Sunday, 19 March 2017
This week at Valley Press, #46: 'Off the hook'
The highlight of this week was our 'don't call it a launch' launch event for the Yorkshire Anthology. Due to the vagaries of my Arts Council project, and the selling schedule of the book trade, the anthology won't be in shops until August 1st – but we needed to 'launch' it in March. And launch it we did, in style! Although the event featured no less than twenty poets reading consecutively, everyone seemed to agree that the hour flew by.
I got an emergency print run to cover the event, and those copies are already pretty much gone: I'll get some more of course, but pre-orderers please note, you may need a wait a little longer for yours to arrive. The scene was captured by anthology contributor David Coldwell, who as you can see was sat with the other readers behind the microphone. The figure at the mic here is me; one of the better photos of me, actually...
This was also the week of my final meeting with Helen Burke about her new book. Slightly magical things tend to happen when you're with Helen, and this was no exception: Helen last saw her late father at 4.20pm on the 13th March 1999, and every year on that day, at that time, he finds some way to drop into her life. This is described to some extent in her poem 'The Last Time'.
Sure enough, as we headed towards the end of the meeting, with all other questions settled, there was one poem out of the hundreds in the book which I didn't have a 'note' for (Helen's books always have a notes section, offering background information on the poems). The poem without a note was 'The Last Time', and as I brought it up on the screen so Helen could dictate the story above, it was 4.20pm on the 13th March. Thought that was worth a mention here.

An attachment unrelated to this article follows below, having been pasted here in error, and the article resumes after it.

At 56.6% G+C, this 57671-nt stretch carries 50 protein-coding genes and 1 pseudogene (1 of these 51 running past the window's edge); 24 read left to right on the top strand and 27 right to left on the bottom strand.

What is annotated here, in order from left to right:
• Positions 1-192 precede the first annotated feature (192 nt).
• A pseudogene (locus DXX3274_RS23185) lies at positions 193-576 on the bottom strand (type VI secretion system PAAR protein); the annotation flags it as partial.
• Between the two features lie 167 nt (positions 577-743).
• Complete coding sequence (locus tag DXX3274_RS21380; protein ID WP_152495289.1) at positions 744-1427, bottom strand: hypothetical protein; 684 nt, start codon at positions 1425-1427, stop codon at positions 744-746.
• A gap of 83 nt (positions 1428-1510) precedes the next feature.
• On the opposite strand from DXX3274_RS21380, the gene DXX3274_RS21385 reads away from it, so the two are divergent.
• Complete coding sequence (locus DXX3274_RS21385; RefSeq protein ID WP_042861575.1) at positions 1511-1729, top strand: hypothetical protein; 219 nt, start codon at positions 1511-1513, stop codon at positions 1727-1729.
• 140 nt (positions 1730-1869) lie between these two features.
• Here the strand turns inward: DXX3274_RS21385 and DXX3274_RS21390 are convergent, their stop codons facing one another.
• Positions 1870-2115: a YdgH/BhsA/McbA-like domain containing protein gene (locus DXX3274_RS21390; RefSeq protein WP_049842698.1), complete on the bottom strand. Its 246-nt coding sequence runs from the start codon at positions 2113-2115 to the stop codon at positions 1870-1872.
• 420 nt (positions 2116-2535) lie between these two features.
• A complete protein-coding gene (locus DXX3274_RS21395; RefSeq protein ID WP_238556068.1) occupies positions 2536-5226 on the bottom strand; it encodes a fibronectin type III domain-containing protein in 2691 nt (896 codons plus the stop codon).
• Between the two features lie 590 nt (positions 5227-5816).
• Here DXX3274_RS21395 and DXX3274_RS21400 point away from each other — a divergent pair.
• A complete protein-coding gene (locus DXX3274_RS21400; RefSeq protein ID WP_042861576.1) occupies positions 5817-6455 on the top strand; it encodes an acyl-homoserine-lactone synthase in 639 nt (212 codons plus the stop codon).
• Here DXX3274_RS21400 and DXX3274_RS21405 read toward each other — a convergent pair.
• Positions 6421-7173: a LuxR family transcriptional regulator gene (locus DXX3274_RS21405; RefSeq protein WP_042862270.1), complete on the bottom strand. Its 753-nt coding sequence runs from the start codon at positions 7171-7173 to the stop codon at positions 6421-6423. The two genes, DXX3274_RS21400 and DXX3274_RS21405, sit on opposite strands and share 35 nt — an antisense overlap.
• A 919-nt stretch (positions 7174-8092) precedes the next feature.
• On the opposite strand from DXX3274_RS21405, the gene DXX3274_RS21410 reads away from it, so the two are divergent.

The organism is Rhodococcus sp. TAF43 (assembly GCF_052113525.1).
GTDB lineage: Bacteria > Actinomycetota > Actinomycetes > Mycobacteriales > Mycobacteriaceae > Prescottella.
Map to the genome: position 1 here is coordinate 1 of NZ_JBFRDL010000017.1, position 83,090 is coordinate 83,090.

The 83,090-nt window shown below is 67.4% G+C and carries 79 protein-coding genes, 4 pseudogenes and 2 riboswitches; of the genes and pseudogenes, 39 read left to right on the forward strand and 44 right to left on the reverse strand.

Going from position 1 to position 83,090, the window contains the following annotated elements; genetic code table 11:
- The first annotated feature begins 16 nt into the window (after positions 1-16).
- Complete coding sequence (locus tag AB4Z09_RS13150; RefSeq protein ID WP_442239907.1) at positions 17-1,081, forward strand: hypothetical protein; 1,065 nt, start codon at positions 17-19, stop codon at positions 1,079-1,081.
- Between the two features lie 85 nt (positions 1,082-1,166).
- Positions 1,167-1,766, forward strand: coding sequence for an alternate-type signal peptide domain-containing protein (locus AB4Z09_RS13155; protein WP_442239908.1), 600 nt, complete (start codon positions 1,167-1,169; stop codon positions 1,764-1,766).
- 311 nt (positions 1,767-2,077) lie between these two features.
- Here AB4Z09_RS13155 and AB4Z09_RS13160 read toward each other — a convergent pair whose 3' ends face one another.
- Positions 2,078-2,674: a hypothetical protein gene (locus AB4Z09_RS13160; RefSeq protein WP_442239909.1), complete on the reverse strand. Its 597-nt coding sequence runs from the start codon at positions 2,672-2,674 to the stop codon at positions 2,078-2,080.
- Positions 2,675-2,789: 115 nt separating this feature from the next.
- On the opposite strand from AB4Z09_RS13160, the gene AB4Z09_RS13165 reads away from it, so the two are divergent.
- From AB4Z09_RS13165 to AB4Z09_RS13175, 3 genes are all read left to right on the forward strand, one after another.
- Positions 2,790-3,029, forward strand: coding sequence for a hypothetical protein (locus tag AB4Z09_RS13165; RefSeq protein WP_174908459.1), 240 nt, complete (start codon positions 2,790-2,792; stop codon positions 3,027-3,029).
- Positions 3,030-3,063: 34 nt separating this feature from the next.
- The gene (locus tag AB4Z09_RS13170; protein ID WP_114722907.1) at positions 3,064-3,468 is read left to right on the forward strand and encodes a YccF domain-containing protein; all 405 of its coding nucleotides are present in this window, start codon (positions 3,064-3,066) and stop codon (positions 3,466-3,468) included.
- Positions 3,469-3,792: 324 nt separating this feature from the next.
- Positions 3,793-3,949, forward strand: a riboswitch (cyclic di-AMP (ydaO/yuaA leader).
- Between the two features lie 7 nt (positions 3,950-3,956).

I won't share the poem now, will save it for another time, but here's an illustration by Helen that might make it into the book – though won't be quite as colourful.
While I was on my way to see Helen, Antony Dunn's 'Animal Rescue' (from Take This One to Bed) went on the Guardian's website as 'Poem of the Week'. You can read the poem, and Carol Rumens's elegant examination of it here – a highly recommended article. It's always wonderful to see a Valley Press poem getting such careful consideration, and the publicity is not too shabby either!
Someone reminded me this week that I never told you the end of the saga about the limited edition hardbacks for Antony's book. When I wrote the last newsletter before Christmas, two months after they were originally due for delivery, I'd given the offending printer a deadline of 5pm on the 21st December to hand over the books – or I'd never accept them, and would be demanding my money back.
After a tense day watching the clock, they were eventually delivered by the printing firm's managing director, personally, just minutes before the deadline. So all's well that ends well (sort of), and there are now only a couple of dozen hardbacks left; you can purchase one here for just £10. They look like this:
The final bit of news this week is perhaps the most significant, long-term; so brace yourself! On my way to Leeds on Saturday I took a good long look at my diary, my to-do list, and my inbox (all bulging), and realised I've reached a point that has been steadily creeping up for months – it is now physically impossible for me to keep up with the basic running of Valley Press.
For a long time, things worked like this: when I replied to an email or completed a task, another one would arrive immediately in its place – which is a somewhat sustainable situation. But for the past few weeks, as I sent a reply or finished something, two new items arrived in the 'in tray'... which meant the situation got ugly, fast.
I'm urgently working on finding more staff to join me in the Scarborough office, but in the short term, the majority of Valley Press emails are going to stay unanswered, and non-critical tasks remain undone. I simply don't have a choice; I've done fifteen days' worth of work in the last two weeks, but there's no way I can keep that up. So please try your best to let me off the hook, and I'll make sure normal service is resumed as quickly as possible.
I probably need a holiday ... but in the meantime, at least I have a trip to Birmingham to look forward to! A quick reminder about that: on Wednesday 22nd, from 6.30pm at The Woodsman, you can hear VP authors Tom Preston, Di Slaney and Michael Stewart read from their recent publications, and you can meet a rather tired (but hopeful) young publisher. See you there; and if not, in your inbox next week.
Jamie McGarry, VP Publisher